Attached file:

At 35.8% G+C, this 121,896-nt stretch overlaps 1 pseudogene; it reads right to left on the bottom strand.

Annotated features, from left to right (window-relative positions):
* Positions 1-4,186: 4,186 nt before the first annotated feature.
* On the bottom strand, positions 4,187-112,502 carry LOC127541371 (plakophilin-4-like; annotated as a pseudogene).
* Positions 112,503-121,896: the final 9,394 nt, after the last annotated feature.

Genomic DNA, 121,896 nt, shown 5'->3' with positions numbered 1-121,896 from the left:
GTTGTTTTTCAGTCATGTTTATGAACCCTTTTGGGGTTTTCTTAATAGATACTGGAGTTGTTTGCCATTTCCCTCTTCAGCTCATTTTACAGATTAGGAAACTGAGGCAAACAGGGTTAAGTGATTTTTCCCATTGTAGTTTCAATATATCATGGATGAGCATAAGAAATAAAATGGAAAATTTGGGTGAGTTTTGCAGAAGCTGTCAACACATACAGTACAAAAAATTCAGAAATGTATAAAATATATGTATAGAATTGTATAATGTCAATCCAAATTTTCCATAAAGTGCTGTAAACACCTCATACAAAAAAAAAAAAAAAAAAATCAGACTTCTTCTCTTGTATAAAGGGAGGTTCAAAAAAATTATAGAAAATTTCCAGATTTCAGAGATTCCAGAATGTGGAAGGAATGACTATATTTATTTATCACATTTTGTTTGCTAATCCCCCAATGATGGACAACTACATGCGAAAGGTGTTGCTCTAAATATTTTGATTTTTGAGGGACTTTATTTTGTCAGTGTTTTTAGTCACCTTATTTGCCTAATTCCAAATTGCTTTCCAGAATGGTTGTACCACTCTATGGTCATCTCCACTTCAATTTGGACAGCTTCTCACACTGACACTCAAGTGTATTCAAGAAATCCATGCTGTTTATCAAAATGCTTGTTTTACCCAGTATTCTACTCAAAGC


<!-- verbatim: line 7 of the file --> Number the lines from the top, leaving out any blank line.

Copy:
GTTGTTTTTCAGTCATGTTTATGAACCCTTTTGGGGTTTTCTTAATAGATACTGGAGTTGTTTGCCATTTCCCTCTTCAGCTCATTTTACAGATTAGGAAACTGAGGCAAACAGGGTTAAGTGATTTTTCCCATTGTAGTTTCAATATATCATGGATGAGCATAAGAAATAAAATGGAAAATTTGGGTGAGTTTTGCAGAAGCTGTCAACACATACAGTACAAAAAATTCAGAAATGTATAAAATATATGTATAGAATTGTATAATGTCAATCCAAATTTTCCATAAAGTGCTGTAAACACCTCATACAAAAAAAAAAAAAAAAAAATCAGACTTCTTCTCTTGTATAAAGGGAGGTTCAAAAAAATTATAGAAAATTTCCAGATTTCAGAGATTCCAGAATGTGGAAGGAATGACTATATTTATTTATCACATTTTGTTTGCTAATCCCCCAATGATGGACAACTACATGCGAAAGGTGTTGCTCTAAATATTTTGATTTTTGAGGGACTTTATTTTGTCAGTGTTTTTAGTCACCTTATTTGCCTAATTCCAAATTGCTTTCCAGAATGGTTGTACCACTCTATGGTCATCTCCACTTCAATTTGGACAGCTTCTCACACTGACACTCAAGTGTATTCAAGAAATCCATGCTGTTTATCAAAATGCTTGTTTTACCCAGTATTCTACTCAAAGC